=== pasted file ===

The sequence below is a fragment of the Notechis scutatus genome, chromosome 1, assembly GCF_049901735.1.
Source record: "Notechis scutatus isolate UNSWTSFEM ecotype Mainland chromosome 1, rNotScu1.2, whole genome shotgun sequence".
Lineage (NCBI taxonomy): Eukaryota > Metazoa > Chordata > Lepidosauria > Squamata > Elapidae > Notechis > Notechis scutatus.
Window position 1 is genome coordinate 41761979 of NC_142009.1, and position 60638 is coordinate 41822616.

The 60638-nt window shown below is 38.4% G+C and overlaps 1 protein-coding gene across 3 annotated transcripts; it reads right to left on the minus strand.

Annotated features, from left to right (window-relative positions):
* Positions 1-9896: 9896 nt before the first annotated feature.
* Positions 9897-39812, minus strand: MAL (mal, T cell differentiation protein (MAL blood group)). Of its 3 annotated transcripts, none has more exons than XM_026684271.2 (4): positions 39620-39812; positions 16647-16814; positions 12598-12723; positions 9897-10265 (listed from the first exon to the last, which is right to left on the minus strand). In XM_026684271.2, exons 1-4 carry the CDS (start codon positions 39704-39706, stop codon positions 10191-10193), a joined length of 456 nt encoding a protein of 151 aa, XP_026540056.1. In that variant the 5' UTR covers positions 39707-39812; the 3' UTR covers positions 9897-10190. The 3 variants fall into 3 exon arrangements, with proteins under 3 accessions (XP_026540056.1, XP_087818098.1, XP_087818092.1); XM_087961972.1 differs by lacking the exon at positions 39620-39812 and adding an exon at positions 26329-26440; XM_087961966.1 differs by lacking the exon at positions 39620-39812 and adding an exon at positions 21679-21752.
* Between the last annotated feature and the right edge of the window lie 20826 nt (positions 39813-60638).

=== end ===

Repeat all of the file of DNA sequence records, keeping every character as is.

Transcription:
The sequence below is a fragment of the Notechis scutatus genome, chromosome 1, assembly GCF_049901735.1.
Source record: "Notechis scutatus isolate UNSWTSFEM ecotype Mainland chromosome 1, rNotScu1.2, whole genome shotgun sequence".
Lineage (NCBI taxonomy): Eukaryota > Metazoa > Chordata > Lepidosauria > Squamata > Elapidae > Notechis > Notechis scutatus.
Window position 1 is genome coordinate 41761979 of NC_142009.1, and position 60638 is coordinate 41822616.

The 60638-nt window shown below is 38.4% G+C and overlaps 1 protein-coding gene across 3 annotated transcripts; it reads right to left on the minus strand.

Annotated features, from left to right (window-relative positions):
* Positions 1-9896: 9896 nt before the first annotated feature.
* Positions 9897-39812, minus strand: MAL (mal, T cell differentiation protein (MAL blood group)). Of its 3 annotated transcripts, none has more exons than XM_026684271.2 (4): positions 39620-39812; positions 16647-16814; positions 12598-12723; positions 9897-10265 (listed from the first exon to the last, which is right to left on the minus strand). In XM_026684271.2, exons 1-4 carry the CDS (start codon positions 39704-39706, stop codon positions 10191-10193), a joined length of 456 nt encoding a protein of 151 aa, XP_026540056.1. In that variant the 5' UTR covers positions 39707-39812; the 3' UTR covers positions 9897-10190. The 3 variants fall into 3 exon arrangements, with proteins under 3 accessions (XP_026540056.1, XP_087818098.1, XP_087818092.1); XM_087961972.1 differs by lacking the exon at positions 39620-39812 and adding an exon at positions 26329-26440; XM_087961966.1 differs by lacking the exon at positions 39620-39812 and adding an exon at positions 21679-21752.
* Between the last annotated feature and the right edge of the window lie 20826 nt (positions 39813-60638).